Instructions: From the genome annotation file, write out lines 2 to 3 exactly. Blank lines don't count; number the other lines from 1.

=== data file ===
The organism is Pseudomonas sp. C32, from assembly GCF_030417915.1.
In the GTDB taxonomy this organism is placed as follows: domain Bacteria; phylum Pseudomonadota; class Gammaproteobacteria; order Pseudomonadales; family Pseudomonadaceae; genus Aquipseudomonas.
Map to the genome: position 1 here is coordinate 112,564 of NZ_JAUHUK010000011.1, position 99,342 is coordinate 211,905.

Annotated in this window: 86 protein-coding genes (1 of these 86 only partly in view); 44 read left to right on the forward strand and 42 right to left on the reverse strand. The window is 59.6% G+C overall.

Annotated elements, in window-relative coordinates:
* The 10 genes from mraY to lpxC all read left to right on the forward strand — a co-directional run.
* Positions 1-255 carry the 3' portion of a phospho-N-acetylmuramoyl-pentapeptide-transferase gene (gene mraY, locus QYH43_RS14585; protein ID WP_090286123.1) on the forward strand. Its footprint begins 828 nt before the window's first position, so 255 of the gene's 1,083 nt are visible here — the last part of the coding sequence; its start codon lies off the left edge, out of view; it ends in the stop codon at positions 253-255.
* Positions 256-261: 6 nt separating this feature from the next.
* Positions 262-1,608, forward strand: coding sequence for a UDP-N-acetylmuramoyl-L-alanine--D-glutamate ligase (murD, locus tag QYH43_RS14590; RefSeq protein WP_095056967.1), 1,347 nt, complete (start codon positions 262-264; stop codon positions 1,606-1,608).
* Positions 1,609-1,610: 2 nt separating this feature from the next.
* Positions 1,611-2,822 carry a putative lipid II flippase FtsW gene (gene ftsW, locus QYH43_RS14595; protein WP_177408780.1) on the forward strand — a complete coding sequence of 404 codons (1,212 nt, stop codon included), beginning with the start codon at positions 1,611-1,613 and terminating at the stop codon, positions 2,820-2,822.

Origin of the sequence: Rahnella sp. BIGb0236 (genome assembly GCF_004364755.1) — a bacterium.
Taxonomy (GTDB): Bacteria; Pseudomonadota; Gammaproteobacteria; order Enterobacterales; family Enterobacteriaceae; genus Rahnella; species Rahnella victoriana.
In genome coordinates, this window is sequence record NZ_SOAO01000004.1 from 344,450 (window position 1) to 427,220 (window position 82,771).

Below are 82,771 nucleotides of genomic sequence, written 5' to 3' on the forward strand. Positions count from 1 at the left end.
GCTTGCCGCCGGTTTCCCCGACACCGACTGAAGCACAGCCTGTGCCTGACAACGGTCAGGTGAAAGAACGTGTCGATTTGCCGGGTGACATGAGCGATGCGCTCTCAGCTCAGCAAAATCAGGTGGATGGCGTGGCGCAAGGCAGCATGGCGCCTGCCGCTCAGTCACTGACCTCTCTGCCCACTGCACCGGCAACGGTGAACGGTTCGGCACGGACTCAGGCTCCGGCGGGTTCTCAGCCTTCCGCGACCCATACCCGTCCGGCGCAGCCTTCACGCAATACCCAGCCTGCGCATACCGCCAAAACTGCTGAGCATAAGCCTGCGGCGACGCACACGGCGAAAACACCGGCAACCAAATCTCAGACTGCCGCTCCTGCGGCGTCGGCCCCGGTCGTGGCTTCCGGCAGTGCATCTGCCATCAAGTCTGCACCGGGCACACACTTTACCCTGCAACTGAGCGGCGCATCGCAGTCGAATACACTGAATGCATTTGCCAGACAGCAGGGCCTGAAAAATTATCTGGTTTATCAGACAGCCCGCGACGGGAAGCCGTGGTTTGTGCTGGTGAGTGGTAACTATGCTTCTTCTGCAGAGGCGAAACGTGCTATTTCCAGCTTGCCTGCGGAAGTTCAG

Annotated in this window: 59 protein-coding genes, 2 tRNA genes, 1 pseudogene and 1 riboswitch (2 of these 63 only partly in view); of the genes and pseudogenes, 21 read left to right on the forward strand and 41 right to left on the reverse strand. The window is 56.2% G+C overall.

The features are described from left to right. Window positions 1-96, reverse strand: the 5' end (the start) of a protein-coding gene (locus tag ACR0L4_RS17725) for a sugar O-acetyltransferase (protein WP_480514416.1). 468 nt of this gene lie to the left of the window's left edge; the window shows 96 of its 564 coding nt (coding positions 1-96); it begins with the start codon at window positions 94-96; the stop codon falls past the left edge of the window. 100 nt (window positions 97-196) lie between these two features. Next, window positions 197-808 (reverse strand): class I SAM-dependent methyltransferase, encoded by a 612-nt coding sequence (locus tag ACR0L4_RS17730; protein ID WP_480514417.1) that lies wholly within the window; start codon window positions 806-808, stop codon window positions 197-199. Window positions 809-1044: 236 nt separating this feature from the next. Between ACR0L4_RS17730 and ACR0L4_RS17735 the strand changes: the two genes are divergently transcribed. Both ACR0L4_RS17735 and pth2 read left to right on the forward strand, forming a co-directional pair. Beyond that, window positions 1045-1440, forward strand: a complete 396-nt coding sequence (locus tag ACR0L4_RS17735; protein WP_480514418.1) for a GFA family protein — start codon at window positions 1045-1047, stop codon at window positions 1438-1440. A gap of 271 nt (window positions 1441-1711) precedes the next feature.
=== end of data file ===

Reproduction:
In the GTDB taxonomy this organism is placed as follows: domain Bacteria; phylum Pseudomonadota; class Gammaproteobacteria; order Pseudomonadales; family Pseudomonadaceae; genus Aquipseudomonas.
Map to the genome: position 1 here is coordinate 112,564 of NZ_JAUHUK010000011.1, position 99,342 is coordinate 211,905.